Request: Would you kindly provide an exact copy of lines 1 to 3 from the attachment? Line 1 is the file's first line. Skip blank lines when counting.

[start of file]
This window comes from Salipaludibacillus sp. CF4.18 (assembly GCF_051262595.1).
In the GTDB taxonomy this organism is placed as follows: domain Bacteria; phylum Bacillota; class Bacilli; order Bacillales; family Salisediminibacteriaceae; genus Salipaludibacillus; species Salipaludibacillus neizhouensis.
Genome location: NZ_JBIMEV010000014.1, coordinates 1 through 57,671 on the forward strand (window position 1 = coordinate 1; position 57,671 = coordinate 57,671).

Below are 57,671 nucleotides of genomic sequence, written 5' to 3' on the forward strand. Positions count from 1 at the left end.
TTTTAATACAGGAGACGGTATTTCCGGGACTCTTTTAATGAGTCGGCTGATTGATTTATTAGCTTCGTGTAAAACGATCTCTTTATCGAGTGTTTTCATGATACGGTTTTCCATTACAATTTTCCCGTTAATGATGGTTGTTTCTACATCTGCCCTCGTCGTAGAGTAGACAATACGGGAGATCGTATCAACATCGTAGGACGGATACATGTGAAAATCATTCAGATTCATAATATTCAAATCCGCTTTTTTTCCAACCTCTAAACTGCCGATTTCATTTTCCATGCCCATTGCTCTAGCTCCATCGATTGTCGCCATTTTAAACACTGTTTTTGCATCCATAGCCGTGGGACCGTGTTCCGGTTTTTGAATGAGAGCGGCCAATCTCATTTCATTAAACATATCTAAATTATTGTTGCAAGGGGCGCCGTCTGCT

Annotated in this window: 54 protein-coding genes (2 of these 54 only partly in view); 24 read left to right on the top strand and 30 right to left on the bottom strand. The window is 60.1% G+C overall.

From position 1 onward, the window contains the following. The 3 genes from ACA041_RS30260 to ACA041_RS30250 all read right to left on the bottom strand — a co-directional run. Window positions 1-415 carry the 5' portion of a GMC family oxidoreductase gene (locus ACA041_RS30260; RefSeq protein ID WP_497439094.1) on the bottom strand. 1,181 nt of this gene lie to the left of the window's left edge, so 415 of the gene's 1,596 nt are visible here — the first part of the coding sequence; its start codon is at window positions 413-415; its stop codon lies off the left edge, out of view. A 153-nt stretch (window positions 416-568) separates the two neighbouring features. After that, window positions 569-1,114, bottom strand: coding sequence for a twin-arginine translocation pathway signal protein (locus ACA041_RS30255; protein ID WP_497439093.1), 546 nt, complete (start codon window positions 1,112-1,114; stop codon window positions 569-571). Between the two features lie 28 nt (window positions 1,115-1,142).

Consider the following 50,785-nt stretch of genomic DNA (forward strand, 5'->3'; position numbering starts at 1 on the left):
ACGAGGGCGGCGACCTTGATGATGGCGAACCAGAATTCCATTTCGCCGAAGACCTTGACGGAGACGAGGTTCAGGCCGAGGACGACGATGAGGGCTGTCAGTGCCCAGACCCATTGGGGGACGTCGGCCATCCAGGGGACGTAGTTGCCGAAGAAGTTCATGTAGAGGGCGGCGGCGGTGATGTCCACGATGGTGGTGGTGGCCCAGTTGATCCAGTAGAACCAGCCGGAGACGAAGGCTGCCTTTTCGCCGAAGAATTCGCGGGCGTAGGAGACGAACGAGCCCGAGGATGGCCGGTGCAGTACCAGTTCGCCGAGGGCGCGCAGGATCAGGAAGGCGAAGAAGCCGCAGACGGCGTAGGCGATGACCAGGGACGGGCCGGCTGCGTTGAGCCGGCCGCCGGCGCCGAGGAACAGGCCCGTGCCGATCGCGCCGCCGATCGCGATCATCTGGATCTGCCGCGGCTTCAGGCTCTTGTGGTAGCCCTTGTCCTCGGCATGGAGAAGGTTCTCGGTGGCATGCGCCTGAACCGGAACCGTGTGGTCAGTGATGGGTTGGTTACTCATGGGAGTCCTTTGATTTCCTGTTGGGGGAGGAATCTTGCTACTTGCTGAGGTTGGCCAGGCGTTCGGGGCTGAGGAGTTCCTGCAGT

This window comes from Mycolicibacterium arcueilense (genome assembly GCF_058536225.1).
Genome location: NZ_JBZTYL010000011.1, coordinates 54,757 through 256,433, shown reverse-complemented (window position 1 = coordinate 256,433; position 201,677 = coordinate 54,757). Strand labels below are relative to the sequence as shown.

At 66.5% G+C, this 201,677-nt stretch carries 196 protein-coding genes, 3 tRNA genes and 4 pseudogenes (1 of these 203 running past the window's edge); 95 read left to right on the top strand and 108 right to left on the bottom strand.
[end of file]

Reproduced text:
This window comes from Salipaludibacillus sp. CF4.18 (assembly GCF_051262595.1).
In the GTDB taxonomy this organism is placed as follows: domain Bacteria; phylum Bacillota; class Bacilli; order Bacillales; family Salisediminibacteriaceae; genus Salipaludibacillus; species Salipaludibacillus neizhouensis.
Genome location: NZ_JBIMEV010000014.1, coordinates 1 through 57,671 on the forward strand (window position 1 = coordinate 1; position 57,671 = coordinate 57,671).